The day after that, he ordered Walla’s editors to stop tilting the coverage of Netanyahu. “I told them the slanted coverage ends as of this moment,” he said. “I said it didn’t matter why or how, but it’s all over. Even if I ask you, don’t do it anymore.”
Asked by prosecutor Judith Tirosh why he did this, Yeshua replied, “I always felt very uncomfortable with this, but I didn’t think it was criminal. But when I was asked in the dead of night to coordinate stories and destroy my phone, I said I’m not part of this story. That was crossing a line. At that moment, I decided I wouldn’t continue.”
He denied that since then, Walla has taken an anti-Netanyahu line.
Nir Hefetz, then a Netanyahu adviser who was closely involved in coordinating the slanted coverage, also began trying to contact him at that time, Yeshua said.
“They asked me to meet with Nir. I said I didn’t want to, and that I’d bought a new phone and erased the old one, even though it wasn’t true. I met with Shaul and got new instructions about what I should say with regard to coordinating our stories.”
A few days later, the investigation that Elovitch had so feared turned out to be focused on Netanyahu’s ties with Yedioth Ahronoth publisher Arnon Mozes. “Elovitch almost cried with joy,” Yeshua recalled.
“By then, we’d already switched to a normal situation in which there’s also criticism [of Netanyahu],” he continued. “He told me to continue what we’d started that week of being an independent news site.”
But a few days after that, he was summoned to Elovitch’s office and his new phone was taken for inspection, Yeshua said. “They wanted to check that it wasn’t bugged. I was completely confused. After 10 minutes, I came to my senses, took the phone, disconnected it and left.”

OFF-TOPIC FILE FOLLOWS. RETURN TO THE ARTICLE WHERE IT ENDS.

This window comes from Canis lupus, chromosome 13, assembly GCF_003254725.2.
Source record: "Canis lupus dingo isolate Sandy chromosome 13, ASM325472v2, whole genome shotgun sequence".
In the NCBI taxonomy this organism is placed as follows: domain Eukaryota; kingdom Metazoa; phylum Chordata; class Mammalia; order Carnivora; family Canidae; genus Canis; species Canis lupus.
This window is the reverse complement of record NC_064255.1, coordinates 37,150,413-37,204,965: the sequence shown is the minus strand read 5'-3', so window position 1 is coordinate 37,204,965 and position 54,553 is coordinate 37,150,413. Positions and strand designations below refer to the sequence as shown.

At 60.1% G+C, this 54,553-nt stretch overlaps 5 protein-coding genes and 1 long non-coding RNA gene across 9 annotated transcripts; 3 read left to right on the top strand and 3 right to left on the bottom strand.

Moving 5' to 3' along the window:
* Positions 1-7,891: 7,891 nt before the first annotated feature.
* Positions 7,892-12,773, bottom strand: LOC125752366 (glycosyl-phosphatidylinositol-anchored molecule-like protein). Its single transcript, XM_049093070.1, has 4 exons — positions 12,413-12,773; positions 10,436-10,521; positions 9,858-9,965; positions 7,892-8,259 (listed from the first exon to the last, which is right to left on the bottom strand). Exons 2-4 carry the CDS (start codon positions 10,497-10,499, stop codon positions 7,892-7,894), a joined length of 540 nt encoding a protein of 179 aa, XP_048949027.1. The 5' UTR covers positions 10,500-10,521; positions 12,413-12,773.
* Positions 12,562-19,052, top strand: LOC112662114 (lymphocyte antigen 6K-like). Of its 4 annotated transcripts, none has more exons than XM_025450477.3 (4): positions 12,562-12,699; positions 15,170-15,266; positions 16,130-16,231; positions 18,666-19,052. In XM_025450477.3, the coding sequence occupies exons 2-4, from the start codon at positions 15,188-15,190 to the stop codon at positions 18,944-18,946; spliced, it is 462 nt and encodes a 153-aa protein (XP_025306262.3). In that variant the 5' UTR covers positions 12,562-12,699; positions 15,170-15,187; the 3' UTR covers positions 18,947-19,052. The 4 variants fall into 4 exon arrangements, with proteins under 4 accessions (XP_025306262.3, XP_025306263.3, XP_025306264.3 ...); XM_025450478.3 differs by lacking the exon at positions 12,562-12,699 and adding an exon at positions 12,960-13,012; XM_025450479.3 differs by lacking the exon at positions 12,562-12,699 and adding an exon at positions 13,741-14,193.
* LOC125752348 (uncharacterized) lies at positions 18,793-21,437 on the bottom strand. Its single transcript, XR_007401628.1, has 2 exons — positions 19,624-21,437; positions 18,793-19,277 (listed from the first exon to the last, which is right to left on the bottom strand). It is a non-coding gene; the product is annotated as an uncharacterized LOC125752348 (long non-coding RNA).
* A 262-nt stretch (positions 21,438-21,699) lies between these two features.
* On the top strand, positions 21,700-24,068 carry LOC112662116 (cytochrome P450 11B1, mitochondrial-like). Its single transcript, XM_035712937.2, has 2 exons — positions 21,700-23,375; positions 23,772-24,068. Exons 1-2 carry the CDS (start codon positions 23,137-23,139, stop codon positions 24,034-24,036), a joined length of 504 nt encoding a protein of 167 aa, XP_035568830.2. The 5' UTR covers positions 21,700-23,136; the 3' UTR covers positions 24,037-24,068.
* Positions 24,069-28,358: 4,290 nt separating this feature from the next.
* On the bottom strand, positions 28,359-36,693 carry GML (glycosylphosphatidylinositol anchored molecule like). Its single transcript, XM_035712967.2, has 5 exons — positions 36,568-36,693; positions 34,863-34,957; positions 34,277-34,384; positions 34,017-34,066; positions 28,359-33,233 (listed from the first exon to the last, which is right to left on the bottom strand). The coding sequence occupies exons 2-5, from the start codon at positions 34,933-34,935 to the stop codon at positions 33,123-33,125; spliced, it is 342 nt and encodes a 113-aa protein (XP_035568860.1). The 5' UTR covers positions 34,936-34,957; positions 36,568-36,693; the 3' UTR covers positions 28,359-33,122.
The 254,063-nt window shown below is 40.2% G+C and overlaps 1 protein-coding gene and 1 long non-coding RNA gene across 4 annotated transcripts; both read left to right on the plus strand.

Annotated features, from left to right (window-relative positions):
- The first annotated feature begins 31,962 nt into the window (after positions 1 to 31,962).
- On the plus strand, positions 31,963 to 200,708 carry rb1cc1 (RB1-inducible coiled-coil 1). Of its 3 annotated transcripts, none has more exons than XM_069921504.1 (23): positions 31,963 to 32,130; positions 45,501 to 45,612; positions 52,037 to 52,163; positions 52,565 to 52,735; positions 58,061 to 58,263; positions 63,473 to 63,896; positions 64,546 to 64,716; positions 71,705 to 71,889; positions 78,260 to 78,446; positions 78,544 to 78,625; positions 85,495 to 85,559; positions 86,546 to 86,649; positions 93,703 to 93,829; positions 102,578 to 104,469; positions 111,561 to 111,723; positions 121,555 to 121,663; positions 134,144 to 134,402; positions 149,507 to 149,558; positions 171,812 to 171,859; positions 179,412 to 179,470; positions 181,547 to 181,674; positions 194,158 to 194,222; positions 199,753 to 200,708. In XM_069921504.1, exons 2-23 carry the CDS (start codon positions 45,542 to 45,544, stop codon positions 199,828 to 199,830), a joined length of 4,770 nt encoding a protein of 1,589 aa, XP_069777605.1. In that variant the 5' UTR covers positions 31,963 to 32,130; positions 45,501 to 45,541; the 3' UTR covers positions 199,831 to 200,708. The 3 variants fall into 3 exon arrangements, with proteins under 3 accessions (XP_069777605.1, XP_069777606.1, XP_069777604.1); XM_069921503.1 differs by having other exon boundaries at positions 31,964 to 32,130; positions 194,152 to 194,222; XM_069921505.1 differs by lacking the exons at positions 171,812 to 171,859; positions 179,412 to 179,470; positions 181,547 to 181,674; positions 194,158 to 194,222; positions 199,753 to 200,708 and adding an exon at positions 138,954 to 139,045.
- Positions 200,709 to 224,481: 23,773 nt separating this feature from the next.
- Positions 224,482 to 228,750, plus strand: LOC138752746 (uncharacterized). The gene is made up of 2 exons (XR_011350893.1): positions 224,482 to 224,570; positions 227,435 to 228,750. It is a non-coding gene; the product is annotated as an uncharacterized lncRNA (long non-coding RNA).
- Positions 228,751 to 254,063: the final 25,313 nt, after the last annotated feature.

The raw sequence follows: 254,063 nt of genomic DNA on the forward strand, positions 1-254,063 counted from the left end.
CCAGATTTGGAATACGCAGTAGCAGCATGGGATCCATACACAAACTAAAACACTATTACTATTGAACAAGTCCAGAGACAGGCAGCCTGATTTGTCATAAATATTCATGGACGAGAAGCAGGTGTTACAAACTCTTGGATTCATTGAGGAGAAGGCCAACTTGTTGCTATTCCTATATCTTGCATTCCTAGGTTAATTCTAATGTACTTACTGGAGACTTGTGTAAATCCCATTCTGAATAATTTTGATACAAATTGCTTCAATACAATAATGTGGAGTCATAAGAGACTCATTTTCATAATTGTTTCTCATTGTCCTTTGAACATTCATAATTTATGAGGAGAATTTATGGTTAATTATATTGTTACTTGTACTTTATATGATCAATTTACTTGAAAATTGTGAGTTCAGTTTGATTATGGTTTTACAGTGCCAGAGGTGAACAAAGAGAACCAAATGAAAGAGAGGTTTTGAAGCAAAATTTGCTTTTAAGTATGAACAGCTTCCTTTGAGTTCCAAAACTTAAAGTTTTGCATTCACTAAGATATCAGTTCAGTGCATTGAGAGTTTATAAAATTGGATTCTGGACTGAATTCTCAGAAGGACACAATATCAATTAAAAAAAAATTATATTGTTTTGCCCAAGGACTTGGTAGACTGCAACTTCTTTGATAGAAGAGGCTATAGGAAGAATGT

The next day, Bezeq’s chief security officer, Yehuda Porat, called and asked why he had interrupted the test for wiretaps. “I told him, ‘Leave me alone, I don’t want them to check my phone.’”
Iris Elovitch was afraid that he would turn state’s evidence, Yeshua said, and “they raised this fear with me at several meetings.” Even though he told them he had erased his cellphone, “it was clear they had doubts about whether I had,” he added.
At one point, when the prosecutor asked whether he remembered something, he replied, “I’m not a tape recorder.” Iris Elovitch’s lawyer, Michal Rosen-Ozer, promptly retorted, “Actually, you are.”
Defense demands halt of testimony
Lawyers for Prime Minister Benjamin Netanyahu and for Shaul and Iris Elovitch asked the court Tuesday to halt the testimony of former Walla news site CEO Ilan Yeshua, on the ground that the prosecution had acted illegally when preparing him to testify.
The Jerusalem District Court rejected the requests; the attorneys said they would appeal the decision.
This is likely to delay the continuation of the trial. The prosecution announced that they were in any case expected to last longer than the six sessions allocated for them.